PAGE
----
How is bronchiectasis diagnosed?
You doctor will ask lots of questions about you and your symptoms. If your doctor suspects you may have bronchiectasis, you will be referred to a respiratory consultant.
You will have some tests, which are likely to include:
- a chest X-ray
- a computerised tomography (CT) scan. A CT scan uses a special X-ray machine to look at your lungs in more details
- tests on your sputum to find out if any bacteria are in it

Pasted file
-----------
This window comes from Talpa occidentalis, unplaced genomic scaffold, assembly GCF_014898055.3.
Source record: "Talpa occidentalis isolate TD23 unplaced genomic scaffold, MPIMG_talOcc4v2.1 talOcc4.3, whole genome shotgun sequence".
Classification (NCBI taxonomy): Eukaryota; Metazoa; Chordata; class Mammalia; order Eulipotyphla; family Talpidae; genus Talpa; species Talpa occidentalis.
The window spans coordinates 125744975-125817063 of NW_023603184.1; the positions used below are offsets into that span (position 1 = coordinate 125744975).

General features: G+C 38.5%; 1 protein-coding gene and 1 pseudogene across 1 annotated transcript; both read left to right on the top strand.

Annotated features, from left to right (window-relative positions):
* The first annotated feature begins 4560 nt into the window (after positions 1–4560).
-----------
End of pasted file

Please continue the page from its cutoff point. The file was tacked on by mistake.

- blood tests
- lung function tests
Occasionally, your health care professional will suggest a bronchoscopy – using a camera in a narrow tube – to look inside your lungs and take samples.
Sometimes you’ll have further tests, including genetic blood tests, to try to find out why you’ve developed bronchiectasis.
Getting a diagnosis of bronchiectasis affects people differently. You might feel disbelief, worry or even relief at getting an explanation for your symptoms. Remember you are not alone.
"I was shocked but sort of glad in a way, because it explained why I hadn’t been well for so long” Tom, 33